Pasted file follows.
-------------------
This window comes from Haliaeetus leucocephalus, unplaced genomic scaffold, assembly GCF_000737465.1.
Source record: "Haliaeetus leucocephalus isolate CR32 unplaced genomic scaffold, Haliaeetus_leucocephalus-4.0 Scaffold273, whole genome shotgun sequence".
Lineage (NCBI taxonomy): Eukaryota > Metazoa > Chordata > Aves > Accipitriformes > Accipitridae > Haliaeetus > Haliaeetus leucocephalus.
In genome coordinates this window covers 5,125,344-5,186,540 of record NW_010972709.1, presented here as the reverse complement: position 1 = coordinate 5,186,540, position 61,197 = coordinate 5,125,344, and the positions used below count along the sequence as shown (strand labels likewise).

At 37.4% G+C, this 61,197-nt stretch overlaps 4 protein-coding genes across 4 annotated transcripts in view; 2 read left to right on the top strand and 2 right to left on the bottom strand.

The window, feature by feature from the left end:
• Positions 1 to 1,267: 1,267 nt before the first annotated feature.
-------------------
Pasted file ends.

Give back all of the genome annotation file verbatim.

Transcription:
This window comes from Haliaeetus leucocephalus, unplaced genomic scaffold, assembly GCF_000737465.1.
Source record: "Haliaeetus leucocephalus isolate CR32 unplaced genomic scaffold, Haliaeetus_leucocephalus-4.0 Scaffold273, whole genome shotgun sequence".
Lineage (NCBI taxonomy): Eukaryota > Metazoa > Chordata > Aves > Accipitriformes > Accipitridae > Haliaeetus > Haliaeetus leucocephalus.
In genome coordinates this window covers 5,125,344-5,186,540 of record NW_010972709.1, presented here as the reverse complement: position 1 = coordinate 5,186,540, position 61,197 = coordinate 5,125,344, and the positions used below count along the sequence as shown (strand labels likewise).

At 37.4% G+C, this 61,197-nt stretch overlaps 4 protein-coding genes across 4 annotated transcripts in view; 2 read left to right on the top strand and 2 right to left on the bottom strand.

The window, feature by feature from the left end:
• Positions 1 to 1,267: 1,267 nt before the first annotated feature.